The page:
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Shabby Fringes

Nicole Richards

Nicole Richards

Shabby Fringes

      “The Negro man was at the center of the culture’s race obsessions. The Negro woman was on the shabby fringes.”     – Margo Jefferson, Negroland

I once worked with a group of people with a mission to uplift Black men. They desired to construct a counter-narrative where Black men are valuable to the community, essential players crucial to American progress. On the backs of national initiatives such as My Brothers Keeper, they rode the wave of exposed police brutality, positioning themselves to challenge media propaganda of Black male criminality, violence, and worthlessness. They weaved narratives of Black men working tirelessly to transform their ghettos, schools, and boardrooms. Their primary goal was a creation of a national network of activists, thought leaders, educators, business owners, and youth developers who formed partnerships and collaborations, demonstrating that Black men were active and powerful participants aiming to advance the race.

As a womanist, feminist, and newly single mother, I constantly found my-self struggling with the mission; it seemed antiquated. I found myself in the most dreaded of places, a boys club, my own personal hell. I was of-ten labeled “The Feminist” and asked why I always “brought up women’s is-sues.” Understandably, I was employed at an organization devoted to Black men, but I felt the devotion futile. 70% of Black households are run, managed, and led by Black women. Why are we not dedicating our talents and resources to building the leadership, financial, and collaborative skills of Black women, but obsessed with reassuring the Black man that he is still in control? The mission simply reinforced a philosophy of the singular importance of men that have plagued Black social movements and relegated Black women to supportive positions instead of leadership positions, to the shabby fringes of the cloth of the Black community.

Of course, I was the “Great Divider” because any imposition of Black women’s issues into any conversation is “divisive.” Black women are expected to be Black first and Woman second. It is an unfair mandate to make, but it is imposed by those privileged to not have to consider the implications of their race AND their sex. It is similar to the poignant insight that “Whites do not have race”. Men do not have to consider the play of gender in their daily lives because maleness sets the standard (like whiteness) while anything else (in this case, woman) is considered the other. Race dominates Black male issues (unless he is poor) whereas as a Black woman race AND gender are obstacles (and class, if she is poor).

As individuals we are typically more focused on those structures that oppress us, forgetting there are MANY oppressive structures in constant, fluid, and cooperative operation with the in-tent to preserve power for those addicted to it. Black and Brown people are very aware of these power structures and are forced to either challenge them or survive within them. Understandably, the heaviness of racism, sexism, and classism  can be debilitating and cause victims to project a narrow focus on that which has prevented them from full self-actualization, overwhelmed with their own barriers, their own problems, their own survival. This is exemplified in the Black community, where Black men, justifiably vexed by the weight of racism, place race as the central issue facing all Black people. It is not. The division of the sexes infects the Black community, often times as a response to racism. We see this in countless examples from Black history: The Civil Rights Movement, the Black Power Movement, Clarence Thomas vs. Anita Hill, where Black women voices are silenced and ignored. Black women then become confined by the expectations of gender in an effort to support the community in its many at-tempts to restore Black men. And that is what Margo Jefferson argues: our community obsesses about the status of Black man with the assumption that the community will rise with his elevation. It is an argument currently being circulated regarding the Black Lives Matter Movement that is, some argue, another Black movement focused on protecting Black men.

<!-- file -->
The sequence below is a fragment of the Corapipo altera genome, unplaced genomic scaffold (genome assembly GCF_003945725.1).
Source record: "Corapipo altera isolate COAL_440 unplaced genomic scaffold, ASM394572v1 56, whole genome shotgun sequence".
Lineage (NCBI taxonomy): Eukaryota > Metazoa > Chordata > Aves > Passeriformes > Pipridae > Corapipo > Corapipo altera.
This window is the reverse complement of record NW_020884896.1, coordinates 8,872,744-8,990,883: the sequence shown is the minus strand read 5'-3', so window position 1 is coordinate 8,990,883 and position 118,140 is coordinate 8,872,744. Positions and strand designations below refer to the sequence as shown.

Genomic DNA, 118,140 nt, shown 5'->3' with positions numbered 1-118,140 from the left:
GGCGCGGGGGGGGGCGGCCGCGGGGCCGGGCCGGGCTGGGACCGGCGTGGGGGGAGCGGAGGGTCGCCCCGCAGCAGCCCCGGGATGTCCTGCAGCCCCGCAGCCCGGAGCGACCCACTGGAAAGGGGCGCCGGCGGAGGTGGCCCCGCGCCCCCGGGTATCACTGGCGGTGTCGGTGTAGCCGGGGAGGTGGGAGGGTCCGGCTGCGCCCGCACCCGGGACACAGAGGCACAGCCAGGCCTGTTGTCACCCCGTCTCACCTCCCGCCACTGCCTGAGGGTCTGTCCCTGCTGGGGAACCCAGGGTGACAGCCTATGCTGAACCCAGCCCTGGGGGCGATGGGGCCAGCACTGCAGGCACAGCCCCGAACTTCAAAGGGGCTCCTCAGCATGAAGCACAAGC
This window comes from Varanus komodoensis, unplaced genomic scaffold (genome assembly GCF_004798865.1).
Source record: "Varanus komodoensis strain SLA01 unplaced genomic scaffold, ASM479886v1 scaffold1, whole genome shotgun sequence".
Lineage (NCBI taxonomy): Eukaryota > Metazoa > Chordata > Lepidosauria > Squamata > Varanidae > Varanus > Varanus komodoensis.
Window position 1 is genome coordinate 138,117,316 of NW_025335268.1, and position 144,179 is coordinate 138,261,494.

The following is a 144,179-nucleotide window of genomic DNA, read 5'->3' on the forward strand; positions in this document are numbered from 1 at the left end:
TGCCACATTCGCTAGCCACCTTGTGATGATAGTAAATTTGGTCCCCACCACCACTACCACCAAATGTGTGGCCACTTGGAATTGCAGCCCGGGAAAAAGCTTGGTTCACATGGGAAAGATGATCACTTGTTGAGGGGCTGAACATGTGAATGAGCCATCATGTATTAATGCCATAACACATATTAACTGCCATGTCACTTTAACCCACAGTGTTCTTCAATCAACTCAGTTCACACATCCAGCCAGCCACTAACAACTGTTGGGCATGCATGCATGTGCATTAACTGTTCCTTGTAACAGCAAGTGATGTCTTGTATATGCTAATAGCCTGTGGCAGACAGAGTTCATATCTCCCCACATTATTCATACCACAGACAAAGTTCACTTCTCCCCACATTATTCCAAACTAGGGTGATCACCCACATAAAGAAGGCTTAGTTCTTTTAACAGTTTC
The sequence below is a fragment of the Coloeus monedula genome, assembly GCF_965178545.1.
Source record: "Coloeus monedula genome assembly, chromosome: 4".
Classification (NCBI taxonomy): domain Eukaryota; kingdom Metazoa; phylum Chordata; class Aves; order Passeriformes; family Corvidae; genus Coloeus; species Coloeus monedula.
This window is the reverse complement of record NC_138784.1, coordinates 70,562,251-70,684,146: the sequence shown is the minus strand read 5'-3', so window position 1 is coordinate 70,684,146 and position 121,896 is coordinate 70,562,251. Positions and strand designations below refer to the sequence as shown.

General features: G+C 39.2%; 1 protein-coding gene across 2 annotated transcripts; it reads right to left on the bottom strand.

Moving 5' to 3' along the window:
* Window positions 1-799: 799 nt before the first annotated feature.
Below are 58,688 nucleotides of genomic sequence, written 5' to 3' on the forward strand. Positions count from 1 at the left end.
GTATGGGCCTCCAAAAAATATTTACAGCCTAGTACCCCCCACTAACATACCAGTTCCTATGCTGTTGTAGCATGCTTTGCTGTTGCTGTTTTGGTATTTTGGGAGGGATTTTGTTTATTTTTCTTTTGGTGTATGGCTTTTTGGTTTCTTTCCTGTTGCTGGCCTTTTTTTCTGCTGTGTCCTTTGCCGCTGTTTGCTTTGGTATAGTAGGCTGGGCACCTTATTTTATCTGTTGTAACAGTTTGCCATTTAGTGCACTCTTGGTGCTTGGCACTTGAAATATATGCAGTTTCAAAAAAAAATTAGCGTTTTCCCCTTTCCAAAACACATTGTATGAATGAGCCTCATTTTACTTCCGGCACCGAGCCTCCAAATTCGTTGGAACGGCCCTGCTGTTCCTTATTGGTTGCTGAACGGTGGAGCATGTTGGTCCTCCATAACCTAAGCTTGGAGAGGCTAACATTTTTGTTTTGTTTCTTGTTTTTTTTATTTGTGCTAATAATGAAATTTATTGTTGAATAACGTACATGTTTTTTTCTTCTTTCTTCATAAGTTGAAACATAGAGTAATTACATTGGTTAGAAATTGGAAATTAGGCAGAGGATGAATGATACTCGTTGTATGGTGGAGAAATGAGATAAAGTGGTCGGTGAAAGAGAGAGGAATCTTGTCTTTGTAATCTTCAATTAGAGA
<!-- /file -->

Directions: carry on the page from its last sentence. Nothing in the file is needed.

I am in no way negating the importance of Black male issues. However, if the Black community is to advance, fully and completely, we must be able to address those uncomfortable realities, those painful experiences that keep bitterness and division rife within the race. We must have an honest dialogue on male privilege that keeps Black women regulated to supportive roles at the shabby fringes, instead of boldly standing in our power in roles of leadership.

 

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    Carma Lynn Henry Westside Gazette Newspaper 545 N.W. 7th Terrace, Fort Lauderdale, Florida 33311 Office: (954) 525-1489 Fax: (954) 525-1861

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